Early Mesozoic mammalian evolution is poorly known. There obviously were several lines evolving, but the relationships among them are only dimly understood. There also is some disagreement among workers as to whether some forms should be considered mammals or as extremely closely related synapsid reptiles. Among forms considered by many to be mammals but not so considered by others are the families Sinoconodontidae, Haramiyoidea, Docodontidae, and Morganucodontidae.

The infraclass Triconodonta (late Triassic to late Cretaceous) is considered as mammalian by virtually everyone. The name comes from the molars, which have three cusps arranged in a single file, generally with the middle cusp being the best developed.

Within the infraclass Holotheria, the superlegion Kuehneotheria is known from the late Triassic to early Jurassic of Europe. Members of the taxon, such as Kuehneotherium, are characterized by the possession of tribosphenic teeth. The molars of modern mammals apparently have been derived from tribosphenic teeth.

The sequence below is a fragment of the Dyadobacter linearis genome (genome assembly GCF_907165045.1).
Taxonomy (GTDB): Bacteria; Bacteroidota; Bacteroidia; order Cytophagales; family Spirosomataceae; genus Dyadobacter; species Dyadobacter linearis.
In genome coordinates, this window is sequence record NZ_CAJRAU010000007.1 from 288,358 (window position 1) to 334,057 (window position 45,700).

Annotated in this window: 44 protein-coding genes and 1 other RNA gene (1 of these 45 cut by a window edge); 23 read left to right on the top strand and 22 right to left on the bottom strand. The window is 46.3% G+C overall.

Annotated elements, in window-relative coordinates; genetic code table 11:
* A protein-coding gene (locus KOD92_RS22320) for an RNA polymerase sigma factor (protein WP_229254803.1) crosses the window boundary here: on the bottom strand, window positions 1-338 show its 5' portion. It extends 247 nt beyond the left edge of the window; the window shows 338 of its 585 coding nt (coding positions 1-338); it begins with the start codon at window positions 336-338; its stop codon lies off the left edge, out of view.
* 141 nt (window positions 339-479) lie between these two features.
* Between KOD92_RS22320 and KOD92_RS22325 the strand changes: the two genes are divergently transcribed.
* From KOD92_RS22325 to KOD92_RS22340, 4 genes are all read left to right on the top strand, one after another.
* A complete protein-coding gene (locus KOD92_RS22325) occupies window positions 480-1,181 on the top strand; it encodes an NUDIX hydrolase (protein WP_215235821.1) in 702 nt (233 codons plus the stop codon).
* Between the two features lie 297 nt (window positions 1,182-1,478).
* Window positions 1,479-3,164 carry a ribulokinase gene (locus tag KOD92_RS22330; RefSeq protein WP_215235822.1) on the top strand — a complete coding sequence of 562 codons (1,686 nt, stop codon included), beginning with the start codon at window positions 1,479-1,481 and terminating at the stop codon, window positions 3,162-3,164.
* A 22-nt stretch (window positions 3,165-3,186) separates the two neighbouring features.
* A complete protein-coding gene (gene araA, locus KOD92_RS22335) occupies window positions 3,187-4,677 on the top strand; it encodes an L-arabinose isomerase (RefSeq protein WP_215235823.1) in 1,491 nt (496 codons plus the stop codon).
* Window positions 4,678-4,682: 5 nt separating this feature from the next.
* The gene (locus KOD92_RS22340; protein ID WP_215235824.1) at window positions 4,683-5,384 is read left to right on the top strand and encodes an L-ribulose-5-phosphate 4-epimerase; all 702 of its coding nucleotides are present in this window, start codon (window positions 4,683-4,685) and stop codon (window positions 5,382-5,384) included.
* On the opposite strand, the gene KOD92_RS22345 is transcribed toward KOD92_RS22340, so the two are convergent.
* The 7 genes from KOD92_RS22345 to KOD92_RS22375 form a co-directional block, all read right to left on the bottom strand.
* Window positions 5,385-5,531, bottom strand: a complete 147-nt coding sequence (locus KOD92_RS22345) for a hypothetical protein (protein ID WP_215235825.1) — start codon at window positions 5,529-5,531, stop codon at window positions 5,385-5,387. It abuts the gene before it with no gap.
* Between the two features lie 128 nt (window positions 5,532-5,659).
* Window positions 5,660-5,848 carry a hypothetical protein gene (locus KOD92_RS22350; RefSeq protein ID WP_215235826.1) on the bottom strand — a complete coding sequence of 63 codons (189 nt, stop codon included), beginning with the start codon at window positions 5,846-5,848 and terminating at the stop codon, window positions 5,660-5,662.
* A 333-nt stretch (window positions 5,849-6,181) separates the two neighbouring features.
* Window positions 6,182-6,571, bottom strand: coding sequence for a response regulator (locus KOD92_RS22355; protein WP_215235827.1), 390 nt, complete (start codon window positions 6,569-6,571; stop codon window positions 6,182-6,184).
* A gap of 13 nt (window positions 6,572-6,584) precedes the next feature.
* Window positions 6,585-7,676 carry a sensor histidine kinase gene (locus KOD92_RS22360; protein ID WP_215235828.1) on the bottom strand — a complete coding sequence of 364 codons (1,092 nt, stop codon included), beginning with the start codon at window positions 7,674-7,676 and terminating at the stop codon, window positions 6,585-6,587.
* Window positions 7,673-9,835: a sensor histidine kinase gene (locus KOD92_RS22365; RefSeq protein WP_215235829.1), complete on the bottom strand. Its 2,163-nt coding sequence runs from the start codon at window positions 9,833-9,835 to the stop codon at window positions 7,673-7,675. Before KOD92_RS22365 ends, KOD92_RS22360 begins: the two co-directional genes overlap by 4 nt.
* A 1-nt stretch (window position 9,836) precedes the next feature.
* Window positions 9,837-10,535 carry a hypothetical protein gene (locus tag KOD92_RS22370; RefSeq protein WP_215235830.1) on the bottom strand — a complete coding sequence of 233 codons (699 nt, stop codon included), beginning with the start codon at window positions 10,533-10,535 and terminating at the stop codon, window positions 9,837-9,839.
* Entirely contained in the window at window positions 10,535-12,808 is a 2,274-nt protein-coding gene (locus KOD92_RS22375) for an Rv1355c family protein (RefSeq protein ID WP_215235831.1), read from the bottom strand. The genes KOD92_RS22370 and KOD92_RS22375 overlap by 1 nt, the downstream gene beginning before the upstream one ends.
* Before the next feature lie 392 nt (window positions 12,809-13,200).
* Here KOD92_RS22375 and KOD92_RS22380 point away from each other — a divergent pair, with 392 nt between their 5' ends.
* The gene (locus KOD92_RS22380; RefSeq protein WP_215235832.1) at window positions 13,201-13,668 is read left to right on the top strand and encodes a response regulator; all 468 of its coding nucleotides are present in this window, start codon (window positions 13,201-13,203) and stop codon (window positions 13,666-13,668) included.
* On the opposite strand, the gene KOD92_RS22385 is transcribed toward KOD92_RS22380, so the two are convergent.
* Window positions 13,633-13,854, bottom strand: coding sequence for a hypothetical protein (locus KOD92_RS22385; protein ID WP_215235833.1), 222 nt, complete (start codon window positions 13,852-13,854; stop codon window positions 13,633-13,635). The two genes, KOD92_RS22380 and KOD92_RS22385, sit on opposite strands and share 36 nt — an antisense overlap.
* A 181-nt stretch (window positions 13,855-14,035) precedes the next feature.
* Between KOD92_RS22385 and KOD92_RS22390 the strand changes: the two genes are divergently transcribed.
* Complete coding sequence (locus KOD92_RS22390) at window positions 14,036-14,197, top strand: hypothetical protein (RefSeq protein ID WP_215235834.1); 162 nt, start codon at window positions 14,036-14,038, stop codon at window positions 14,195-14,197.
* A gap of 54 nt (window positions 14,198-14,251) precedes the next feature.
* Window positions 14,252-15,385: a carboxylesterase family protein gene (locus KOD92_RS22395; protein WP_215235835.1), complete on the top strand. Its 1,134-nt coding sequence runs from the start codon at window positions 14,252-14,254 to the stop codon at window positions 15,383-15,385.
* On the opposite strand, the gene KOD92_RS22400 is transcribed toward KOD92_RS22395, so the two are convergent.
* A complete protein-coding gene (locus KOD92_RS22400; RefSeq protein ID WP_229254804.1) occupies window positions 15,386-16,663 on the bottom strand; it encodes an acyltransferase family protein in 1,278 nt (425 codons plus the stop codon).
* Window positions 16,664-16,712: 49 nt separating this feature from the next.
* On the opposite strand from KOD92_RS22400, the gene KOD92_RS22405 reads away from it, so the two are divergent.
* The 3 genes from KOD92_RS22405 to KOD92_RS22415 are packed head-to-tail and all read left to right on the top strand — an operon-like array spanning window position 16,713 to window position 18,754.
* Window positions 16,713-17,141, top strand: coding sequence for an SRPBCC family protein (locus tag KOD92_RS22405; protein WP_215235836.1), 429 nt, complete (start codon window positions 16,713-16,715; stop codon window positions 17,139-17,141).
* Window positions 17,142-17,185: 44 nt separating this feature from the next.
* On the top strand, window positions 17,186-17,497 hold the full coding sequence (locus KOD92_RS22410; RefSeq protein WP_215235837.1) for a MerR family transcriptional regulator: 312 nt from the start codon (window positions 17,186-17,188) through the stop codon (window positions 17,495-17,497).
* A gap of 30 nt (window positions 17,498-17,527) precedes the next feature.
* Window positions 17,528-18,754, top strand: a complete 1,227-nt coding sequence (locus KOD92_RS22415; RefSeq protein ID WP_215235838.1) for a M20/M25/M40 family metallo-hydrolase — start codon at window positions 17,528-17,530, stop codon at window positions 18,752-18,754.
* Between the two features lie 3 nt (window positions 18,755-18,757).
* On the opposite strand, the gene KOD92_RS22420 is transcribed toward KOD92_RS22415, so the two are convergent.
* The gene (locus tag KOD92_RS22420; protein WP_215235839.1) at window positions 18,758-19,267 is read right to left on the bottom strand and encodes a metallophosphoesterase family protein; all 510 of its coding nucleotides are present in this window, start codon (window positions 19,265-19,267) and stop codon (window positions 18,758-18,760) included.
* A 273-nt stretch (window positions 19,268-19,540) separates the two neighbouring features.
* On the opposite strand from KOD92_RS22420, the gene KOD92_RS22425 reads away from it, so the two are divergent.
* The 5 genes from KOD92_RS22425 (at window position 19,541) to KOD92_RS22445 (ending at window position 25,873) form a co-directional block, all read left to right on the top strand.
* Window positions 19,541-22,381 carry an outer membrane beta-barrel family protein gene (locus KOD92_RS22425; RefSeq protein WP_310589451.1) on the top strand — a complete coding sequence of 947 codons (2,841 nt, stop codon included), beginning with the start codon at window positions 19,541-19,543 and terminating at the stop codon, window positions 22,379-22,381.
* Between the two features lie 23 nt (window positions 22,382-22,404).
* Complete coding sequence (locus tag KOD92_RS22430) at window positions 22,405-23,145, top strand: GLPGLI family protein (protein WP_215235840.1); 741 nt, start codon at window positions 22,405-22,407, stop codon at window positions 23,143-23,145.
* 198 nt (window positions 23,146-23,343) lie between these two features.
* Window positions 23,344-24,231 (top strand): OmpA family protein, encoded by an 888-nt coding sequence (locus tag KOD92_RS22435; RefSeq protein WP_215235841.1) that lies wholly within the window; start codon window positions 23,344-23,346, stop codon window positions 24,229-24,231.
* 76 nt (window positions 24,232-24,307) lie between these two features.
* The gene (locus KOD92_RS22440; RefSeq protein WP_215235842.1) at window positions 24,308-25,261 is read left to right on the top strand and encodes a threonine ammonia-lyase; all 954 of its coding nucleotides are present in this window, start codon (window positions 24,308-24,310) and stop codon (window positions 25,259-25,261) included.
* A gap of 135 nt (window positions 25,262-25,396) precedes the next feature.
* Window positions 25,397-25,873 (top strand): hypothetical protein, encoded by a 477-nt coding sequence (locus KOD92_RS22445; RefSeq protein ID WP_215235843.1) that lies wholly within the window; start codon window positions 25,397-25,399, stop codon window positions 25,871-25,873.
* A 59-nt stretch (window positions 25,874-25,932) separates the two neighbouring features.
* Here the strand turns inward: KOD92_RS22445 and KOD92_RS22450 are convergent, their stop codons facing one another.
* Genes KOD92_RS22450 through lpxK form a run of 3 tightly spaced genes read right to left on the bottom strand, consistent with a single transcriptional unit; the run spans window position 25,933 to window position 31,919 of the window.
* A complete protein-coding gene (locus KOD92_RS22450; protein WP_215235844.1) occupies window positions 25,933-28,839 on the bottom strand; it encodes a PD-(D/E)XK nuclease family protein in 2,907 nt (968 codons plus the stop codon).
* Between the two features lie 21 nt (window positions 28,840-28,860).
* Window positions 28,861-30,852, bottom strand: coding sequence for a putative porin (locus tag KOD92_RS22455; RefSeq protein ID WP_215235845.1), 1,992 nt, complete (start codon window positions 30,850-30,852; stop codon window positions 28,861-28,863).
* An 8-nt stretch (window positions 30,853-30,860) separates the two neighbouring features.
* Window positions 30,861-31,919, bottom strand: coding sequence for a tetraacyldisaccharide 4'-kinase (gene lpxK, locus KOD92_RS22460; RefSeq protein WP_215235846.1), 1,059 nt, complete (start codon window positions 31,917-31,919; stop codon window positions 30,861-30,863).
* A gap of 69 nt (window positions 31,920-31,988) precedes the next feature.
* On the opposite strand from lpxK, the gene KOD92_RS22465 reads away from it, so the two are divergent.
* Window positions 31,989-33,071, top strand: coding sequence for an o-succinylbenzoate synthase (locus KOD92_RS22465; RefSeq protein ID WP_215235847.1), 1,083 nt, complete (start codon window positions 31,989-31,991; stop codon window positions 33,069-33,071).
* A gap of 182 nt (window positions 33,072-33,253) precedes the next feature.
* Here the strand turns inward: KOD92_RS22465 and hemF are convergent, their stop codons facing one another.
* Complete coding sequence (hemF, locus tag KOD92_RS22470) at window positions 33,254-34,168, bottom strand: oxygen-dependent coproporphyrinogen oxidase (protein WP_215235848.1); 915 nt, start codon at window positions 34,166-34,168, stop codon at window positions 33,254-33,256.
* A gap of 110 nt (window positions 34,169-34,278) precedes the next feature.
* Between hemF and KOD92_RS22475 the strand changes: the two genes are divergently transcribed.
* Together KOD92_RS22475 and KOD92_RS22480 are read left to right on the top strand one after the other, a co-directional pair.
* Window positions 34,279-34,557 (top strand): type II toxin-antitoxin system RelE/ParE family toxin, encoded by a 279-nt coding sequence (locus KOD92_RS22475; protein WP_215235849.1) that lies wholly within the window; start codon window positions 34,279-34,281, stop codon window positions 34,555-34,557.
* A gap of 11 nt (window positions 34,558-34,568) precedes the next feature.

One other major group of fairly early mammals was the Multituberculata. This sole order of the infraclass Allotheria arose in the middle Jurassic and survived through most of the Eocene, apparently until outcompeted by the emerging Rodentia. During this 120+ million years, they were a successful herbivorous (mostly) group, ranging from small mouse size to about the size of a woodchuck. A single pair of lower incisors and up to three pair of upper incisors were typical, but the most characteristic feature was the possession of many cusped molars (and thus the name Multituberculata). Some taxa also had a spectacular bladelike fourth premolar.

Althogether, mammals remained small and probably nocturnal animals throughout the Mesozoic. The generally given reason for the perceived lack of progress is competition with the dinosaurs, but although the lack of overlap in size between the taxa probably is significant, direct competition seems otherwise unlikely. In the last few years, new fossil material indicates Mesozoic mammalian diversity was considerably greater than earlier appreciated. For example, forms adapted for gliding and for swimming are now known.


Last Update: 11 Jul 2014: updated geological timescale

Centennial Museum and Department of Biological Sciences, The University of Texas at El Paso